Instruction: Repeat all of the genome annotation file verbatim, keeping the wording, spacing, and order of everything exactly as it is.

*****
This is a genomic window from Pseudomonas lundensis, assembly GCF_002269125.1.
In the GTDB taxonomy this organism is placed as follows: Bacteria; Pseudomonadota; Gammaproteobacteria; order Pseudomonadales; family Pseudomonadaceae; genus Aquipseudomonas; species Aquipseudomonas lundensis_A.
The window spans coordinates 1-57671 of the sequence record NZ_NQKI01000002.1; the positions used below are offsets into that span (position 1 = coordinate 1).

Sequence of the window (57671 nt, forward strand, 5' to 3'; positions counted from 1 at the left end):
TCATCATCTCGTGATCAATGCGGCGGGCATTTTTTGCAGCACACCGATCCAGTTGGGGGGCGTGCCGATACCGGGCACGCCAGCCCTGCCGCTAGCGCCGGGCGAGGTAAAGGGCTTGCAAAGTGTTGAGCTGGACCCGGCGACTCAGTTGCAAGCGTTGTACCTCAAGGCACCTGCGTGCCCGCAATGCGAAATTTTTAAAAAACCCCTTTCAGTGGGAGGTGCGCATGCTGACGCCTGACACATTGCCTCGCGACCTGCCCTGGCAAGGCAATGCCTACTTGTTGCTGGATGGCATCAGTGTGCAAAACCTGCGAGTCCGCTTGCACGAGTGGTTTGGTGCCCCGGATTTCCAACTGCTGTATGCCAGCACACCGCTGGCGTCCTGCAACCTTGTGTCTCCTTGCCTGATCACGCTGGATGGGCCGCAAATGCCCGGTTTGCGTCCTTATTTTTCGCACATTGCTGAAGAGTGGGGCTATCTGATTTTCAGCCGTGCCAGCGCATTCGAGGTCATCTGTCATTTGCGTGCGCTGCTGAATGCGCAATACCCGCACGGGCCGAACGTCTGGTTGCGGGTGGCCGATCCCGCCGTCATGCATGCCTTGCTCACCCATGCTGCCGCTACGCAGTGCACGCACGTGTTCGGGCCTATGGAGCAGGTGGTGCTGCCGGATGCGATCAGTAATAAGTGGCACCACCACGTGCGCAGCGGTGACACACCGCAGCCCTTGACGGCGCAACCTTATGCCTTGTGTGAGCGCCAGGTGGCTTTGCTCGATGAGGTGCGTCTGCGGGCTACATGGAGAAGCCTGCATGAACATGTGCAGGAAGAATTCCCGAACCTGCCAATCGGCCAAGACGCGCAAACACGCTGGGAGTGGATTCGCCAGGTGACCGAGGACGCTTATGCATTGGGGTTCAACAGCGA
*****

This is a genomic window from Pseudomonas lundensis, assembly GCF_002269125.1.
In the GTDB taxonomy this organism is placed as follows: Bacteria; Pseudomonadota; Gammaproteobacteria; order Pseudomonadales; family Pseudomonadaceae; genus Aquipseudomonas; species Aquipseudomonas lundensis_A.
The window spans coordinates 1-57671 of the sequence record NZ_NQKI01000002.1; the positions used below are offsets into that span (position 1 = coordinate 1).

Sequence of the window (57671 nt, forward strand, 5' to 3'; positions counted from 1 at the left end):
TCATCATCTCGTGATCAATGCGGCGGGCATTTTTTGCAGCACACCGATCCAGTTGGGGGGCGTGCCGATACCGGGCACGCCAGCCCTGCCGCTAGCGCCGGGCGAGGTAAAGGGCTTGCAAAGTGTTGAGCTGGACCCGGCGACTCAGTTGCAAGCGTTGTACCTCAAGGCACCTGCGTGCCCGCAATGCGAAATTTTTAAAAAACCCCTTTCAGTGGGAGGTGCGCATGCTGACGCCTGACACATTGCCTCGCGACCTGCCCTGGCAAGGCAATGCCTACTTGTTGCTGGATGGCATCAGTGTGCAAAACCTGCGAGTCCGCTTGCACGAGTGGTTTGGTGCCCCGGATTTCCAACTGCTGTATGCCAGCACACCGCTGGCGTCCTGCAACCTTGTGTCTCCTTGCCTGATCACGCTGGATGGGCCGCAAATGCCCGGTTTGCGTCCTTATTTTTCGCACATTGCTGAAGAGTGGGGCTATCTGATTTTCAGCCGTGCCAGCGCATTCGAGGTCATCTGTCATTTGCGTGCGCTGCTGAATGCGCAATACCCGCACGGGCCGAACGTCTGGTTGCGGGTGGCCGATCCCGCCGTCATGCATGCCTTGCTCACCCATGCTGCCGCTACGCAGTGCACGCACGTGTTCGGGCCTATGGAGCAGGTGGTGCTGCCGGATGCGATCAGTAATAAGTGGCACCACCACGTGCGCAGCGGTGACACACCGCAGCCCTTGACGGCGCAACCTTATGCCTTGTGTGAGCGCCAGGTGGCTTTGCTCGATGAGGTGCGTCTGCGGGCTACATGGAGAAGCCTGCATGAACATGTGCAGGAAGAATTCCCGAACCTGCCAATCGGCCAAGACGCGCAAACACGCTGGGAGTGGATTCGCCAGGTGACCGAGGACGCTTATGCATTGGGGTTCAACAGCGA